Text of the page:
December market stats were published by the NWMLS this morning. Here’s a snippet from their press release: Northwest MLS Tallies Busy December as First-time Buyers, Investors Return.
Brokers expect the housing market rebound to continue, while cautioning sellers to refrain from becoming too greedy and expressing hope for “controlled natural growth” to sustain the recovery. They also believe distressed properties, rising rents and re-engaged investors will have an impact on activity for the foreseeable future.
“Buyers are taking note of sellers who overprice their homes,” reported Northwest MLS director Darin Stenvers. “These buyers are not wasting their time looking at that section of the market for fear of losing a “turnkey ready” home that they can buy and close on,” added Stenvers, the office managing broker at John L. Scott, Inc. in Bellingham.
You may recall that nearly a third of sellers will overprice on purpose.
All righty, on with our usual monthly stats.
Here’s your King County SFH summary, with the arrows to show whether the year-over-year direction of each indicator is favorable or unfavorable news for buyers and sellers (green = favorable, red = unfavorable):
|Months of Supply||1.82||+0.5%||-47.2%|
A few stats of note: before November of last year, King County single-family inventory had never (since my data starts in 2000) dropped below 4,000, let alone below 3,000. Inventory is insanely anemic. Also of interest, pending sales dropped to their lowest year-over-year increase since the post-tax-credit sales hangover.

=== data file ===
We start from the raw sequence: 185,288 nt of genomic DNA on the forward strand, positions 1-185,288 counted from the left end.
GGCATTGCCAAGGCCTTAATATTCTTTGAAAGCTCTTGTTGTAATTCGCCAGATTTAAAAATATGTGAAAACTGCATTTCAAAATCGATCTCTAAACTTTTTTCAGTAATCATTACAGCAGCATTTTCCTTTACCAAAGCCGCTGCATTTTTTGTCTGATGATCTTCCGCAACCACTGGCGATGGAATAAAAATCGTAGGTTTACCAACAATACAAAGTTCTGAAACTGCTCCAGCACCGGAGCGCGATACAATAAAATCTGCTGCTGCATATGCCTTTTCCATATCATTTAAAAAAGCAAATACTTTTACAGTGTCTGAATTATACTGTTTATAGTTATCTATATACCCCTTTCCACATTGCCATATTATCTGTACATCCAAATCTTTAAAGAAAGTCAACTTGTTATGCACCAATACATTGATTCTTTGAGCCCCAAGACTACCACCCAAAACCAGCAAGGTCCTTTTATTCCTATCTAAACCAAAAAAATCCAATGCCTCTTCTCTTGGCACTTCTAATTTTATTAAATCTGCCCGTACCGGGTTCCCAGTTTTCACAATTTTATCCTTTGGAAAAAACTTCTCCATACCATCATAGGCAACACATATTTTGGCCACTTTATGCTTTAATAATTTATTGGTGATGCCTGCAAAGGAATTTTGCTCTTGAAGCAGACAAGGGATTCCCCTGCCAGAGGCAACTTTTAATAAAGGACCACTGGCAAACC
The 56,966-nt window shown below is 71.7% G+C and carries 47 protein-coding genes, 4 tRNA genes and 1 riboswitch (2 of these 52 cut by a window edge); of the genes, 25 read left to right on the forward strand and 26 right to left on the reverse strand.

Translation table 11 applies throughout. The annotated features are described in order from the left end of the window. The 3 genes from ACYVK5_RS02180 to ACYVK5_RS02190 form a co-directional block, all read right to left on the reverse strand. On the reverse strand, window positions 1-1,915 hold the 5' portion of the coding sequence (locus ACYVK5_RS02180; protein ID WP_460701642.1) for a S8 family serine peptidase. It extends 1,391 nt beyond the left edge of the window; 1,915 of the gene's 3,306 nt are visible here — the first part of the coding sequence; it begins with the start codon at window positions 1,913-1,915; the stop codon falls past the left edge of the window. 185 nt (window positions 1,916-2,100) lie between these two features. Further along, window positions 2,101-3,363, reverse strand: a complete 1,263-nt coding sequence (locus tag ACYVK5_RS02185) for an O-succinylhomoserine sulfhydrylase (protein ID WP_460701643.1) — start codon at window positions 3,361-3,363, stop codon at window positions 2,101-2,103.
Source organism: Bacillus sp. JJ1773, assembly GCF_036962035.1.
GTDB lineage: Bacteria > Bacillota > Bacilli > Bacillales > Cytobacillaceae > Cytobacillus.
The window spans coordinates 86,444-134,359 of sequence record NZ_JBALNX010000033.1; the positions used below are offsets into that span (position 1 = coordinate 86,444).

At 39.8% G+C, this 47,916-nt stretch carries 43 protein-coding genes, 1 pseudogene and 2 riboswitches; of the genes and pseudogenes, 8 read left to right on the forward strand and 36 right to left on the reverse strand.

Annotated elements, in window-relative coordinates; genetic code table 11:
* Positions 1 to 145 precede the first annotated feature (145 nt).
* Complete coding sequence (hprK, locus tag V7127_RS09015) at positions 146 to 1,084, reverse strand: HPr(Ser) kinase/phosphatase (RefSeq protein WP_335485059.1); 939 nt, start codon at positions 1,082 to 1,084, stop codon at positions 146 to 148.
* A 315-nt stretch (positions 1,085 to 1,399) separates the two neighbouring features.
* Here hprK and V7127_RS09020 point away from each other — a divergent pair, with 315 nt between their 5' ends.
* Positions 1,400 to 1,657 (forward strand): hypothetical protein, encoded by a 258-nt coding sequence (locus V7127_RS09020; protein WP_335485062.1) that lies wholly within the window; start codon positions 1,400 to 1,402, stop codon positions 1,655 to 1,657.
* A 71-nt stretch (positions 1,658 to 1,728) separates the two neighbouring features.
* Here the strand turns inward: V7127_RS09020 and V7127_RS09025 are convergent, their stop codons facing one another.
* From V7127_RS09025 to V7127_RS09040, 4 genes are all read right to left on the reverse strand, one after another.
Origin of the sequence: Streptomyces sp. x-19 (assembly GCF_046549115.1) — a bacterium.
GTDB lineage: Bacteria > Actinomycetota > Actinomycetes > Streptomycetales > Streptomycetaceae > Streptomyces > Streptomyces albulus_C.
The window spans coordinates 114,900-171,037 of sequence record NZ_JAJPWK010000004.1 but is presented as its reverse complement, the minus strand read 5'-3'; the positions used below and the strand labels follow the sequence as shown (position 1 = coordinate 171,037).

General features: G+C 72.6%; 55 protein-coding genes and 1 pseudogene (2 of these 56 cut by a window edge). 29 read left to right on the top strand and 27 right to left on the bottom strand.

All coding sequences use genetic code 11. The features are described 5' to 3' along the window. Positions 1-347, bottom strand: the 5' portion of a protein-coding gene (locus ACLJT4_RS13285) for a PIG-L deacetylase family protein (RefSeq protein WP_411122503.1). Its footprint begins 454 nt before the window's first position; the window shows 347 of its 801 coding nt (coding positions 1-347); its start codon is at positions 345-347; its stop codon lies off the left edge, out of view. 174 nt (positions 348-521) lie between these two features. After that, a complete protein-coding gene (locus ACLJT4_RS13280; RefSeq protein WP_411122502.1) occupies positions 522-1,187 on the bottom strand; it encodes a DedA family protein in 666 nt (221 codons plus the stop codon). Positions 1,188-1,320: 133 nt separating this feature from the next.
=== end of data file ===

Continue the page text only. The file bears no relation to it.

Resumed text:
Here’s your closed sales yearly comparison chart:
Pretty typical for this time of year.
Here’s the graph of inventory with each year overlaid on the same chart.
Another record low for inventory, dropping below 4,000 single-family homes for the first time on record.
Here’s the supply/demand YOY graph. In place of the now-unreliable measure of pending sales, the “demand” in this chart is represented by closed sales, which have had a consistent definition throughout the decade.
Well, we definitely ended the year on a low note for buyers.
Here’s the median home price YOY change graph:
Down just a bit from last month, but we’re still comparing to a time a year ago when bank-owned sales were through the roof. I expect this to drop dramatically over the next few months.
And lastly, here is the chart comparing King County SFH prices each month for every year back to 1994.
December 2012: $380,046
September 2005: $381,250
Here are the headlines from the Times and P-I:
Seattle Times: Local inventory of homes for sale hits another record low
Seattle P-I: December saw slowing home sales, rising prices
Check back tomorrow for the full reporting roundup.